Notes on taxonomy and nomenclature: C. ceriferus, commonly known as the Indian wax scale, was originally described by Fabricius in 1798 from specimens collected in India, probably from Maytenus emarginatus. Signoret (1869) erroneously ascribed the authorship of C. ceriferus to Anderson which was followed by subsequent workers. De Lotto (1971) presented a critical account on the nomenclature and proved that the authorship should be credited to Fabricius and not to Anderson. The nomenclature and synonyms are discussed in detail by Ben-Dov (1993)
English: Indian wax scale, Indian white wax scale, Japanese wax scale
Germany: Indische wachs-schildlaus
USA: Chinese wax scale, Mexican wax scale
Bayer computer code: CERPCE
EU Annex designation: No status.
C. ceriferus is highly polyphagous, attacking more than 122 plant species placed in 46 families (Kosztarab, 1996). It attacks a wide range of crops, mostly fruit crops and ornamentals, including crab-apple, avocado, citrus, coffee, holly, Japanese maple, Japanese persimmon, jujube, longan, mango, mulberry, plum, rambutan, spindle and tea (see Ben-Dov, 1993)
Primary hosts: Camellia sinensis (tea), Populus deltoides (black poplar of eastern North America)
Italy (reported for the first time in 2001 in Lombardia and Veneto on various ornamentals). C. ceriferus has been intercepted by the Netherlands in 1999 and 2000, on Ficus and Podocarpus from Taiwan.
Asia: Cambodia, China, India, Indonesia, Japan, Malaysia, Myanmar, Philippines, Sri Lanka, Taiwan, Thailand, Vietnam.
Africa: Malawi, Tanzania, Uganda.
North America: Mexico, USA (present in many states)
Central & South America, Caribbean: Brazil, Chile, Jamaica, Panama, Puerto Rico, US Virgin Islands.
Oceania: Australia, Cook Islands, Fiji, Guam, New Caledonia, Papua New Guinea, New Zealand, Tonga, Vanuatu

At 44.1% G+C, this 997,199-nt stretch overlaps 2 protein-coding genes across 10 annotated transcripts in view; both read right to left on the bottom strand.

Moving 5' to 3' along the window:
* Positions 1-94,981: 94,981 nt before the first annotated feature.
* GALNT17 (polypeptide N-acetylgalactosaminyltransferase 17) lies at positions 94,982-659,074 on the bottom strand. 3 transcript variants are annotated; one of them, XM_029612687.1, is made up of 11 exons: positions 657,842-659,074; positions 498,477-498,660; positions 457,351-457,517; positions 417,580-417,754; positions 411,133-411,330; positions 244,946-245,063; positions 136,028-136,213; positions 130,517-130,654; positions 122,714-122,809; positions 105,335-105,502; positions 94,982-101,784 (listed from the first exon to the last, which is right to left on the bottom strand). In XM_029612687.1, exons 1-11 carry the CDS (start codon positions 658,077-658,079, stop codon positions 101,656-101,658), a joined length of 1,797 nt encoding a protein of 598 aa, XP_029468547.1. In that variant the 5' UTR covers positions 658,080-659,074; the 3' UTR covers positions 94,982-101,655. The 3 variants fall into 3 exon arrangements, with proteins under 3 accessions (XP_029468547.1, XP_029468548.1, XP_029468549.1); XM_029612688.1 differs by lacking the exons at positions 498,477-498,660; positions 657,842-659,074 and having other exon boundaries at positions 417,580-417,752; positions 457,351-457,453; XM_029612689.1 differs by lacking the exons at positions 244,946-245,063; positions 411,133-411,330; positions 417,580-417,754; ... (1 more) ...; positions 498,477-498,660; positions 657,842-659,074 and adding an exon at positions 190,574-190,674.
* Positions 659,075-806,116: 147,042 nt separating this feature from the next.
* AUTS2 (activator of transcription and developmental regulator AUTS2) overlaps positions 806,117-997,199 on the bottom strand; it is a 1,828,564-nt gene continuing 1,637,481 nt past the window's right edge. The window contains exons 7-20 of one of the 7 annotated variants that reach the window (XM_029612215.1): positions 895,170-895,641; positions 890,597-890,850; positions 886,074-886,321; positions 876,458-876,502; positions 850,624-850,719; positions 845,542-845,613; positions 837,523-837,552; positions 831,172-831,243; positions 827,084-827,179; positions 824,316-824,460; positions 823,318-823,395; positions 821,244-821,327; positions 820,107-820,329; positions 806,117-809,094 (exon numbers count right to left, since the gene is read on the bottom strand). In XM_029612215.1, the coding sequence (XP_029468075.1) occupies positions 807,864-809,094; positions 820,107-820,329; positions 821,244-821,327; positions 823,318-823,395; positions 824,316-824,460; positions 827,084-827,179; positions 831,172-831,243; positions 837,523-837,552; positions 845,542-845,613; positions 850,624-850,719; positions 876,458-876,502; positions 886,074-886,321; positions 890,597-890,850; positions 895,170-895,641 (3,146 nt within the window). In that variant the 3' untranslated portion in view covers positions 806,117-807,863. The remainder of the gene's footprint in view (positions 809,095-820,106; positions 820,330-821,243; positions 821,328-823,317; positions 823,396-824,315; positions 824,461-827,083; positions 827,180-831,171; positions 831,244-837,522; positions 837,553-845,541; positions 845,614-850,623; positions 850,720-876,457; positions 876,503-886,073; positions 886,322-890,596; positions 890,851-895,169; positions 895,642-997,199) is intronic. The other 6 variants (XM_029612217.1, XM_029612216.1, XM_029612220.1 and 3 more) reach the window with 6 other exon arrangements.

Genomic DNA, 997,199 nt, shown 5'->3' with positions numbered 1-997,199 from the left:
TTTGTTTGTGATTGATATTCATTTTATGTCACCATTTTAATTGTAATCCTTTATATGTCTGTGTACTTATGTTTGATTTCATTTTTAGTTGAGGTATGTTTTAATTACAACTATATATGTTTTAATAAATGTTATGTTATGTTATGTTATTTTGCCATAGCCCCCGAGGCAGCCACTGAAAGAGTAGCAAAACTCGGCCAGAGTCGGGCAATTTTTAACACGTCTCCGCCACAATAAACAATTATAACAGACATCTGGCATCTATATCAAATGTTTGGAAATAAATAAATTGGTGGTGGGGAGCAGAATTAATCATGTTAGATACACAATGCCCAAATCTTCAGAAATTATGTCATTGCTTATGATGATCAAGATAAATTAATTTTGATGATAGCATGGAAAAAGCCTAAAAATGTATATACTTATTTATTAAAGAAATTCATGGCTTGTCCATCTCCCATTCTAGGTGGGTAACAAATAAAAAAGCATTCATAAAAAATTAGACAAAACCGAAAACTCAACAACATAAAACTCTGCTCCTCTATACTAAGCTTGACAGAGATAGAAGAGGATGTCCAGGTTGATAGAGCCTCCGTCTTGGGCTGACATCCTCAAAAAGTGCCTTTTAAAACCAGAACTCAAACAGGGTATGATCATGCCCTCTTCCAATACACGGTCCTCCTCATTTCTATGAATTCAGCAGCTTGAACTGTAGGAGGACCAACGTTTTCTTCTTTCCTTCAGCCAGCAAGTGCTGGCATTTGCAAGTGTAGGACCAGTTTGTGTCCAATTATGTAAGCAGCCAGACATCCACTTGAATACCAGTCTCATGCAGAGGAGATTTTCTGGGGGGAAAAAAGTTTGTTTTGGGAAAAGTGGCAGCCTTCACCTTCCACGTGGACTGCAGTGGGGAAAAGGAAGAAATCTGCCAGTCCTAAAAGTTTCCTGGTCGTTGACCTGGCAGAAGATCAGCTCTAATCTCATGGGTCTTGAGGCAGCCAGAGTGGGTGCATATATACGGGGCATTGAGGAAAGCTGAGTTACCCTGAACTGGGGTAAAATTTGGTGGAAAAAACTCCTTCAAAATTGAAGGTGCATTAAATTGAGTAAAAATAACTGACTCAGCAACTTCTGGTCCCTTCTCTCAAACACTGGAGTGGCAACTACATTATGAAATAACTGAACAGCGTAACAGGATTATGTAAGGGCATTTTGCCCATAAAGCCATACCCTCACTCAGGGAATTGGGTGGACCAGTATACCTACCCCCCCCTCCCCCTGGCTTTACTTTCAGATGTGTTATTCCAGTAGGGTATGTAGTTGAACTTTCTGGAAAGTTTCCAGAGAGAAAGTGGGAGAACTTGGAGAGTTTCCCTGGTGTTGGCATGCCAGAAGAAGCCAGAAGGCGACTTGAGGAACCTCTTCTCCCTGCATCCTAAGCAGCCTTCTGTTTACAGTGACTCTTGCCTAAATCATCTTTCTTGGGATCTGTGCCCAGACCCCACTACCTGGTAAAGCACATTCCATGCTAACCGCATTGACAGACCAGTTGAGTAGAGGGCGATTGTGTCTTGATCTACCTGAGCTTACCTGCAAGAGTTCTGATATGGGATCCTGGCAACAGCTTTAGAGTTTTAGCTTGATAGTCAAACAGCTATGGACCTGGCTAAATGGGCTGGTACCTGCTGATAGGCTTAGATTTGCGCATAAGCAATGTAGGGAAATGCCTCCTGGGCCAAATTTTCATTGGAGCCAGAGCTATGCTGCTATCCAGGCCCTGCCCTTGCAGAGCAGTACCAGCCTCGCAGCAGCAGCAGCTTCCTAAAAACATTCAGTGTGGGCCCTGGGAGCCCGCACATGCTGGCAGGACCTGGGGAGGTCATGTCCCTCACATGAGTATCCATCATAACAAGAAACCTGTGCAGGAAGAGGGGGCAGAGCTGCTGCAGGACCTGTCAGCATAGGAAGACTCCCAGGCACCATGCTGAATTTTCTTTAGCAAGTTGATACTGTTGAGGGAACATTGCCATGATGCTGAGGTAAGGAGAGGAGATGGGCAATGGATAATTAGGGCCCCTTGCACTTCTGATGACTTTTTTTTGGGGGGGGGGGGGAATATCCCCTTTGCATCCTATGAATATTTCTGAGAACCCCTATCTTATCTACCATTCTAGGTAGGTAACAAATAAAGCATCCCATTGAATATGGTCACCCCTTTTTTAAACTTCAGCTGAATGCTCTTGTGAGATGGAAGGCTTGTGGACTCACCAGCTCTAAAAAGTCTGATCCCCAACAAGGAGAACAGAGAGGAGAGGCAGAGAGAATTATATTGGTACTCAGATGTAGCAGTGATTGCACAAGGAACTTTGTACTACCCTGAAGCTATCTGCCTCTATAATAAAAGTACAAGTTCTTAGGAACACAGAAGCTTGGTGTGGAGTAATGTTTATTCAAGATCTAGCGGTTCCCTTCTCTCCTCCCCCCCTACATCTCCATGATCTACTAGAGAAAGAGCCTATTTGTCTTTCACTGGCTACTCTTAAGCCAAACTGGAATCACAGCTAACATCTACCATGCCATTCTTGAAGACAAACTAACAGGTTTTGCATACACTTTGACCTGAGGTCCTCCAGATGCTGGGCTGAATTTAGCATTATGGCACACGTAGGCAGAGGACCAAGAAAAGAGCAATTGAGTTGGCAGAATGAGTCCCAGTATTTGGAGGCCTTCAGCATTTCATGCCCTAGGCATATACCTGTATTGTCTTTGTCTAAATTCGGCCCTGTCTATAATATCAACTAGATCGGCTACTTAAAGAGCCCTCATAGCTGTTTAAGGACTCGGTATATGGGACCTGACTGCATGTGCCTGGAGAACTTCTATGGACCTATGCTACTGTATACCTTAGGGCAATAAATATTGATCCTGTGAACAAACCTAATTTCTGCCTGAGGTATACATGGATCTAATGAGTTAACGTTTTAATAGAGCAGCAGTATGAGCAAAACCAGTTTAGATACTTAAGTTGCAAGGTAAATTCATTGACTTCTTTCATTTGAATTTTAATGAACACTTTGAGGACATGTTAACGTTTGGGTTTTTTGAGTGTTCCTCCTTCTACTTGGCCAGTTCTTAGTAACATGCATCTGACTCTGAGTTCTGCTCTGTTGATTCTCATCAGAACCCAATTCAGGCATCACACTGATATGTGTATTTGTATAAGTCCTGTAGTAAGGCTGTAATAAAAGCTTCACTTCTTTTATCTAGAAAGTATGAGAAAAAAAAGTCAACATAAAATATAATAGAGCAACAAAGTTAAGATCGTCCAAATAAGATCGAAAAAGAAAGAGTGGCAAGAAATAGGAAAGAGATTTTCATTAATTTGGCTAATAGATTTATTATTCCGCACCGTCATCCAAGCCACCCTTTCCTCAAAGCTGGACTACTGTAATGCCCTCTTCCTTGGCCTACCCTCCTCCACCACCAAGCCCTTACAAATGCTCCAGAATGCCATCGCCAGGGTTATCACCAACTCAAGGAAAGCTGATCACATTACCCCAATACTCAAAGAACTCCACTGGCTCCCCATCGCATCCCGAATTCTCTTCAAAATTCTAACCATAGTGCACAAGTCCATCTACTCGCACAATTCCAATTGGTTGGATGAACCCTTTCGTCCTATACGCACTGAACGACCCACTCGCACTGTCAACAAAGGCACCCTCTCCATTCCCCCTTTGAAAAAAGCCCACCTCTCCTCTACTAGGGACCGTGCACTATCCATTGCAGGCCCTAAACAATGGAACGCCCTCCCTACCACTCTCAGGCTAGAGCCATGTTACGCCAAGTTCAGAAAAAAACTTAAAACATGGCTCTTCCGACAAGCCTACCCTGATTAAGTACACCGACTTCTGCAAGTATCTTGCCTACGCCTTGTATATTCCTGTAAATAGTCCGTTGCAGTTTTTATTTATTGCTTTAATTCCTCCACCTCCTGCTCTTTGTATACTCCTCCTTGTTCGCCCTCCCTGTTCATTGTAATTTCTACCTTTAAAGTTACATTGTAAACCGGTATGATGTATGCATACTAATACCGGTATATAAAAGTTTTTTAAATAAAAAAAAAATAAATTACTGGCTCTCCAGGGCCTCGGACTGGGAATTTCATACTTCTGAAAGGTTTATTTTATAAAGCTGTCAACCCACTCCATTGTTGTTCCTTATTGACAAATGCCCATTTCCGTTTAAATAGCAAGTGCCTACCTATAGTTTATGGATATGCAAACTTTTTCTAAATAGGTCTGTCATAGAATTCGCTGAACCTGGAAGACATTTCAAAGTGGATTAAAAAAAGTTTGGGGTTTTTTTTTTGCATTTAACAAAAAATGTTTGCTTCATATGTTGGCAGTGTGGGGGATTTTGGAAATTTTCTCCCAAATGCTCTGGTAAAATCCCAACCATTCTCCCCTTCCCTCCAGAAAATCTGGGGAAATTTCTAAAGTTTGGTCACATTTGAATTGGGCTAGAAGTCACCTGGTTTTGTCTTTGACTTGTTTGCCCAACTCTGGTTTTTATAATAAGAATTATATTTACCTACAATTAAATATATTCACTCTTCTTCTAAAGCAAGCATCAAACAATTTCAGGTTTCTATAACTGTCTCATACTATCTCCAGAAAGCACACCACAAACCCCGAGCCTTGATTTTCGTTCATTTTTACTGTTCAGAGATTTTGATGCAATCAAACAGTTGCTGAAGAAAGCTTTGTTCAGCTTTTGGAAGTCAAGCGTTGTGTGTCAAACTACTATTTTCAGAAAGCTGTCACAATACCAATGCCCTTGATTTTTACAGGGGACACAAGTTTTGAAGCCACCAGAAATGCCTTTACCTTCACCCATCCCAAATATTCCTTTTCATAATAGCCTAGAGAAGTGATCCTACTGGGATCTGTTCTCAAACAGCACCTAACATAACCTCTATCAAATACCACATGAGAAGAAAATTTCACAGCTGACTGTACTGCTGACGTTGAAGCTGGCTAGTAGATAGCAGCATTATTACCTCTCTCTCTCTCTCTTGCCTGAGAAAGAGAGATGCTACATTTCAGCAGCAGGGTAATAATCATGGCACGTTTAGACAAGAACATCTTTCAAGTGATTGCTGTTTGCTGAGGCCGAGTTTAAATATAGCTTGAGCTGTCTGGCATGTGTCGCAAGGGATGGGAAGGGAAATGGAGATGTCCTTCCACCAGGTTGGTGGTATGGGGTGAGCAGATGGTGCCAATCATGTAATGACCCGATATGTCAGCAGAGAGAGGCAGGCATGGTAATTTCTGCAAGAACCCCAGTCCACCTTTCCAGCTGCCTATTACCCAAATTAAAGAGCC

In north-eastern North America, C. ceriferus has one generation a year and overwinters as adult females. It is parthenogenetic and during April to June, each female produces 1000 or more eggs, which hatch after 2 or 3 weeks. The females have three nymphal stages and adults are found in late summer and early autumn (Kosztarab, 1996). Only the first instars are capable of locomotion because they seek out a suitable feeding site. Other stages are sessile. In northern Guizhou, China, C. ceriferus overwinters as a first instar and becomes active in the following April. Adults appear in July and early August and produce eggs in August. The eggs hatch in early September to mid October (Lai, 1993). Males have been reported in Japan (Kuwana, 1923) and the USA (Smith et al., 1971).
Itioka and Inoue (1991) found that C. ceriferus nymphs on citrus significantly preferred to settle on 1- and 2-year-old twigs rather than on new and 3-year-old twigs. The survival rate on the preferred twigs was significantly higher than on the 3-year-old twigs, but slightly lower than on the new twigs. The most important mortality factor was growth cessation which is believed to be related to food quality. Natural enemies were minor mortality factors.
Detection and identification